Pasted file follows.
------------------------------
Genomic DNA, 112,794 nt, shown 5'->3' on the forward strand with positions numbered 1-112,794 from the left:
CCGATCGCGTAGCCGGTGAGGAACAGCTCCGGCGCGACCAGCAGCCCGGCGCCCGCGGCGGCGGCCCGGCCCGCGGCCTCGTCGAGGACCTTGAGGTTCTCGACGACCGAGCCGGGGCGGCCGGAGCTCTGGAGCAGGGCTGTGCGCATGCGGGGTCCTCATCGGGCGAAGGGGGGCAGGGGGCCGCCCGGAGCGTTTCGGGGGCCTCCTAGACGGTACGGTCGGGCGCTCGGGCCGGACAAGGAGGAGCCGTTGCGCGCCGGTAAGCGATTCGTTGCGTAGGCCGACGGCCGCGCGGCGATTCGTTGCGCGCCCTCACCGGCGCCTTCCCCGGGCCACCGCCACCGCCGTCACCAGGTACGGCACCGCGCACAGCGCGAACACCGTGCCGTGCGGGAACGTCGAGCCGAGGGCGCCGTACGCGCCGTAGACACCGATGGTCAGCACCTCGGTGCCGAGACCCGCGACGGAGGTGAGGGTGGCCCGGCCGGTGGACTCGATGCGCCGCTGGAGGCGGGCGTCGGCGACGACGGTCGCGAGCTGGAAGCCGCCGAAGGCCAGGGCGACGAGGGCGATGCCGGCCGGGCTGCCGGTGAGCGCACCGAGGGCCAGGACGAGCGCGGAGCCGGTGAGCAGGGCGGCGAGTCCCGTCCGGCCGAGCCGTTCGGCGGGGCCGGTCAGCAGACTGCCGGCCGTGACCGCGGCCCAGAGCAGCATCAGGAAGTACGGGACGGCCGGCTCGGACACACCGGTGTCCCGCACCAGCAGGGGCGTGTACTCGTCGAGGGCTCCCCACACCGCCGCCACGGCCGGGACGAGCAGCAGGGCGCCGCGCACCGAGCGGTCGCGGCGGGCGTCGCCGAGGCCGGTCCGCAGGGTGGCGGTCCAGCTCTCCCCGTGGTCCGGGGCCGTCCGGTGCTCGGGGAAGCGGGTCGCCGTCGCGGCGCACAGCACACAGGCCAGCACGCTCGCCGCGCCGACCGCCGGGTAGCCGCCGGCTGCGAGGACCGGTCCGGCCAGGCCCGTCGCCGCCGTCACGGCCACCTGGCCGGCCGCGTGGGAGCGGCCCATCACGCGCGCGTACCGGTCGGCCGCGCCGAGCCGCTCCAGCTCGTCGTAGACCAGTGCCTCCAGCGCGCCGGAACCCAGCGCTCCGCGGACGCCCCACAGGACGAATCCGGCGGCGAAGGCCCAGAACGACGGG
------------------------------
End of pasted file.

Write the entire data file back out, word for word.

Genomic DNA, 112,794 nt, shown 5'->3' on the forward strand with positions numbered 1-112,794 from the left:
CCGATCGCGTAGCCGGTGAGGAACAGCTCCGGCGCGACCAGCAGCCCGGCGCCCGCGGCGGCGGCCCGGCCCGCGGCCTCGTCGAGGACCTTGAGGTTCTCGACGACCGAGCCGGGGCGGCCGGAGCTCTGGAGCAGGGCTGTGCGCATGCGGGGTCCTCATCGGGCGAAGGGGGGCAGGGGGCCGCCCGGAGCGTTTCGGGGGCCTCCTAGACGGTACGGTCGGGCGCTCGGGCCGGACAAGGAGGAGCCGTTGCGCGCCGGTAAGCGATTCGTTGCGTAGGCCGACGGCCGCGCGGCGATTCGTTGCGCGCCCTCACCGGCGCCTTCCCCGGGCCACCGCCACCGCCGTCACCAGGTACGGCACCGCGCACAGCGCGAACACCGTGCCGTGCGGGAACGTCGAGCCGAGGGCGCCGTACGCGCCGTAGACACCGATGGTCAGCACCTCGGTGCCGAGACCCGCGACGGAGGTGAGGGTGGCCCGGCCGGTGGACTCGATGCGCCGCTGGAGGCGGGCGTCGGCGACGACGGTCGCGAGCTGGAAGCCGCCGAAGGCCAGGGCGACGAGGGCGATGCCGGCCGGGCTGCCGGTGAGCGCACCGAGGGCCAGGACGAGCGCGGAGCCGGTGAGCAGGGCGGCGAGTCCCGTCCGGCCGAGCCGTTCGGCGGGGCCGGTCAGCAGACTGCCGGCCGTGACCGCGGCCCAGAGCAGCATCAGGAAGTACGGGACGGCCGGCTCGGACACACCGGTGTCCCGCACCAGCAGGGGCGTGTACTCGTCGAGGGCTCCCCACACCGCCGCCACGGCCGGGACGAGCAGCAGGGCGCCGCGCACCGAGCGGTCGCGGCGGGCGTCGCCGAGGCCGGTCCGCAGGGTGGCGGTCCAGCTCTCCCCGTGGTCCGGGGCCGTCCGGTGCTCGGGGAAGCGGGTCGCCGTCGCGGCGCACAGCACACAGGCCAGCACGCTCGCCGCGCCGACCGCCGGGTAGCCGCCGGCTGCGAGGACCGGTCCGGCCAGGCCCGTCGCCGCCGTCACGGCCACCTGGCCGGCCGCGTGGGAGCGGCCCATCACGCGCGCGTACCGGTCGGCCGCGCCGAGCCGCTCCAGCTCGTCGTAGACCAGTGCCTCCAGCGCGCCGGAACCCAGCGCTCCGCGGACGCCCCACAGGACGAATCCGGCGGCGAAGGCCCAGAACGACGGG